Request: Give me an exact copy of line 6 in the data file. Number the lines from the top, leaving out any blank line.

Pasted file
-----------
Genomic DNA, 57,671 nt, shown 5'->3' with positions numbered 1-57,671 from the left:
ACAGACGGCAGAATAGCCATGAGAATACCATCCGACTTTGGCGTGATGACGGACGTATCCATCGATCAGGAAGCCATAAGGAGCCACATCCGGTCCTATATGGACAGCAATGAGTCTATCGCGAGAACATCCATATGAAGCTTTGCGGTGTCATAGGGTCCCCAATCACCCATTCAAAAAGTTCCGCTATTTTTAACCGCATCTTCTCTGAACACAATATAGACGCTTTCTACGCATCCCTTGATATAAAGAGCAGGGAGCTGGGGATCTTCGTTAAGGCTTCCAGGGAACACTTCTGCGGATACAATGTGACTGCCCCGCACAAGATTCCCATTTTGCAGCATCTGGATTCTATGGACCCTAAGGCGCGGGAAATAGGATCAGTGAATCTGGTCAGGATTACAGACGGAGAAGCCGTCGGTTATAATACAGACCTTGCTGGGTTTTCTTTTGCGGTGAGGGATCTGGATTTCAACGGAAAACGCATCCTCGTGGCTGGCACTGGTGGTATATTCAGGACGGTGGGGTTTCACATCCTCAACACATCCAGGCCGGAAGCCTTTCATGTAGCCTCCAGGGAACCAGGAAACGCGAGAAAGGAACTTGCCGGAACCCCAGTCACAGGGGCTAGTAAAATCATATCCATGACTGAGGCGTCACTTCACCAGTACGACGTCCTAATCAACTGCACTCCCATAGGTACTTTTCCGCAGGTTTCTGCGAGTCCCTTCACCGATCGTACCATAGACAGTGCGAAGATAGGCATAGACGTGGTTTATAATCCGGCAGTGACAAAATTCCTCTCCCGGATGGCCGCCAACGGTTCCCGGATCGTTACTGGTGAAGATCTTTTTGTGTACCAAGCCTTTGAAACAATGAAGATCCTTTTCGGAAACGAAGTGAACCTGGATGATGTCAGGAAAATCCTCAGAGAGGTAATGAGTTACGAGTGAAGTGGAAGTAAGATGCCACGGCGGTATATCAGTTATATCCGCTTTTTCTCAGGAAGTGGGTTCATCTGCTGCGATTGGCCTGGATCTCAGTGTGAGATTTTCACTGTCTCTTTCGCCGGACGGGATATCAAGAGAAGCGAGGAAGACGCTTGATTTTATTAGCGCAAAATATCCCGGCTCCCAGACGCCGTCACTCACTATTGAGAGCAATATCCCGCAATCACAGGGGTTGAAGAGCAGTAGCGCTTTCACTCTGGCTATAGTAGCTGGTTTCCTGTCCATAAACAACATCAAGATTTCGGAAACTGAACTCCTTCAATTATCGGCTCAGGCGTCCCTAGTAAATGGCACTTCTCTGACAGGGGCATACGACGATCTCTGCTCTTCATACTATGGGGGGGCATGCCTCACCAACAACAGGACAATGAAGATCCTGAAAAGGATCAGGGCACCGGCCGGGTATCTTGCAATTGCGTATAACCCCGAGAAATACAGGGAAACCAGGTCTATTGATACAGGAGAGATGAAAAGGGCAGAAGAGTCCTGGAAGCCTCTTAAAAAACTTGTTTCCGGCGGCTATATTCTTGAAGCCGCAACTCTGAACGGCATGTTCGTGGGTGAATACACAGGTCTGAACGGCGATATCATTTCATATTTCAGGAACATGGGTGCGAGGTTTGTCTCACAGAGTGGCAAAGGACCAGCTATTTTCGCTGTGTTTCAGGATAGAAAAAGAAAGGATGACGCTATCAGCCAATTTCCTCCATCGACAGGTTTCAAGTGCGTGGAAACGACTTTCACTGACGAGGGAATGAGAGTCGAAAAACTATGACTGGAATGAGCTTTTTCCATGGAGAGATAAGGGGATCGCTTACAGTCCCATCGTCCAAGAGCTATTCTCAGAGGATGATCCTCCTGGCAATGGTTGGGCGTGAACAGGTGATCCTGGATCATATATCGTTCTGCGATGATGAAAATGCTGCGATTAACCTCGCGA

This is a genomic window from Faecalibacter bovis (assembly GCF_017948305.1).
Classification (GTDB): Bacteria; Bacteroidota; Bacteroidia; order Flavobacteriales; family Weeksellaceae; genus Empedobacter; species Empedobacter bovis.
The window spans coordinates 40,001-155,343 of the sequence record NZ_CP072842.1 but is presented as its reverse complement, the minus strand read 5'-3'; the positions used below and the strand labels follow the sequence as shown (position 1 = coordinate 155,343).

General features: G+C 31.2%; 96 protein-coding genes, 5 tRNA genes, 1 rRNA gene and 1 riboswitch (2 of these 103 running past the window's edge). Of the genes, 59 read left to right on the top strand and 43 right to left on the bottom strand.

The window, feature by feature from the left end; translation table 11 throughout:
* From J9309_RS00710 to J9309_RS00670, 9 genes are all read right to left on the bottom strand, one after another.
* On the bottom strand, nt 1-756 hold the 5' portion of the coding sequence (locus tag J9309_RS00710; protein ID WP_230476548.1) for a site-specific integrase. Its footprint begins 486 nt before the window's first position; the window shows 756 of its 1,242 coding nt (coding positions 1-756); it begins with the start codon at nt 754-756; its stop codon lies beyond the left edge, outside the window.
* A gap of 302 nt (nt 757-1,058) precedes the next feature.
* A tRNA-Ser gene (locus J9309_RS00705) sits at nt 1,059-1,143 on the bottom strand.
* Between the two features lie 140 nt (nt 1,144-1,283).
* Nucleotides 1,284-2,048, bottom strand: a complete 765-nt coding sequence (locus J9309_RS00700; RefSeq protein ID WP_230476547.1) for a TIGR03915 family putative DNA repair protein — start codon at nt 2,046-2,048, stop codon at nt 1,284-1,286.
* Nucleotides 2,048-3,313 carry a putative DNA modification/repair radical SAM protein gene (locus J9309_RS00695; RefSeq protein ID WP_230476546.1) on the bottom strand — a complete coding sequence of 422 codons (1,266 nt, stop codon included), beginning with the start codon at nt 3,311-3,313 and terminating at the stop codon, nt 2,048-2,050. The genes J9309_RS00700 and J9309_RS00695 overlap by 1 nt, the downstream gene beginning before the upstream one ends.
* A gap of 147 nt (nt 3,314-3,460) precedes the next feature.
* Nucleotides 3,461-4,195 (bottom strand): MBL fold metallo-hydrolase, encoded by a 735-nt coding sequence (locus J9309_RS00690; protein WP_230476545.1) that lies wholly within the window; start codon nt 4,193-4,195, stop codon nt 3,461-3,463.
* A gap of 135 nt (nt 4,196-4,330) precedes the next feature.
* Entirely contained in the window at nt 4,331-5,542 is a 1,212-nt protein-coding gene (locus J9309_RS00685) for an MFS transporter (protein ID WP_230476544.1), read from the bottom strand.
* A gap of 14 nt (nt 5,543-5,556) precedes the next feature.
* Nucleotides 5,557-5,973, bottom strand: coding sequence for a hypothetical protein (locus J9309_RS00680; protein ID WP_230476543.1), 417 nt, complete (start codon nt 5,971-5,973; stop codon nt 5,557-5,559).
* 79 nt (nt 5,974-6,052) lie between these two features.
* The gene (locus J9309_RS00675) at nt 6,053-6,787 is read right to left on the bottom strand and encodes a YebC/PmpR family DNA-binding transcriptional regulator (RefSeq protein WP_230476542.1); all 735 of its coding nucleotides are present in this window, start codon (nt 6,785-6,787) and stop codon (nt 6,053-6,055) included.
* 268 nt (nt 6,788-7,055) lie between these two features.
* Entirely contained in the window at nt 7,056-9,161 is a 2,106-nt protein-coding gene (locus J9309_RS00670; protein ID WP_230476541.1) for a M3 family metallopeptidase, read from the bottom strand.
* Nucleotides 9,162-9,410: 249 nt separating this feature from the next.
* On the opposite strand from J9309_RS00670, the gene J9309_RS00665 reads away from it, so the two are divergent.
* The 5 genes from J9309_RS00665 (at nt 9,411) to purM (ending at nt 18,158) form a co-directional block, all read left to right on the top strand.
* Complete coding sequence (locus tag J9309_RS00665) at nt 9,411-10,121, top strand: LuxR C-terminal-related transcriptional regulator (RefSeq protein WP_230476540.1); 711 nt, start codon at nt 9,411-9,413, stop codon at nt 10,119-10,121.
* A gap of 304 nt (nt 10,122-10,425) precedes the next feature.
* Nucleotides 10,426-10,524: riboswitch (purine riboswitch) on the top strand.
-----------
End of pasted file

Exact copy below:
General features: G+C 31.2%; 96 protein-coding genes, 5 tRNA genes, 1 rRNA gene and 1 riboswitch (2 of these 103 running past the window's edge). Of the genes, 59 read left to right on the top strand and 43 right to left on the bottom strand.